In late December, the Biden administration delayed a U.N. Security Council vote for humanitarian aid to Gaza for days while working to water it down. The administration negotiated the removal of the word “cessation” in a call to end fighting, as well as a provision that would have allowed an independent inspection of aid going into Gaza, rather than the Israel-administered checks that have slowed aid shipments to a crawl. The changes were made to avoid another American veto — only for the U.S. to abstain from voting.

RAFAH, GAZA - JANUARY 04: Palestinians, who left their homes and took refuge in Rafah city under hard conditions, line up in the area where UNRWA (The United Nations Relief and Works Agency for Palestine Refugees) distributes flour to families as Israeli attacks continue in Rafah of Gaza on January 04, 2023. Palestinians face severe water and food shortages due to Israeli attacks and new restrictions. (Photo by Abed Zagout/Anadolu via Getty Images)

Palestinians line up in the area where the United Nations Relief and Works Agency for Palestine Refugees in the Near East distributes flour to families as Israeli attacks continue in Rafah in Gaza on Jan. 4, 2023. Photo: Abed Zagout/Anadolu via Getty Images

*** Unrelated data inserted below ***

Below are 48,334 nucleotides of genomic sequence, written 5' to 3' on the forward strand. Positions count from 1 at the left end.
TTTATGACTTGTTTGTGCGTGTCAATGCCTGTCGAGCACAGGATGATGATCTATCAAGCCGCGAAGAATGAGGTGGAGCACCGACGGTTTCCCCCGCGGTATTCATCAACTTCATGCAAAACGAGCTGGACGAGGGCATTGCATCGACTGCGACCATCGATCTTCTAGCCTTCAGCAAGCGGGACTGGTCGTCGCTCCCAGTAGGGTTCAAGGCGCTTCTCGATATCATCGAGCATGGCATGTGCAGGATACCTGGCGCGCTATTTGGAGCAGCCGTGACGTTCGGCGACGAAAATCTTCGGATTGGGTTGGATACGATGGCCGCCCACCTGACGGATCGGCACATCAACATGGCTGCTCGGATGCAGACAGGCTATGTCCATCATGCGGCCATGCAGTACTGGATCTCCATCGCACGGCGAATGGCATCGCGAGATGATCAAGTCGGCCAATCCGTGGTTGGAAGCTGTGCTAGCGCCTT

BOTH THE LAWSUIT against the Biden administration and South Africa’s case against Israel lay out in extreme detail expressions of genocidal intent by Israeli officials. On October 9, just two days after Hamas’s attack on Israel, Defense Minister Yoav Gallant ordered a complete siege of Gaza, which is home to more than 2 million people. “I have ordered a complete siege on the Gaza Strip. There will be no electricity, no food, no fuel, everything is closed,” Gallant said at the time. “We are fighting human animals and we are acting accordingly.”

In late October, Prime Minister Benjamin Netanyahu invoked a biblical verse about an enemy of ancient Israel that has long been citedOpens in a new tab to justify killing Palestinians. “You must remember what Amalek has done to you, says our holy Bible,” he saidOpens in a new tab. “And we do remember, and we are fighting.” (South Africa’s ICJ complaint points out that weeks later, Israeli soldiers were recorded in Gaza dancing and chanting, “May their village burn, may Gaza be erased,” and “We know our motto: there are no uninvolved civilians,” and “to wipe off the seed of Amalek.”)

According to Law for Palestine, a human rights and legal advocacy organization, there have been at least 500 instancesOpens in a new tab of Israeli lawmakers, officials, and officers inciting genocide.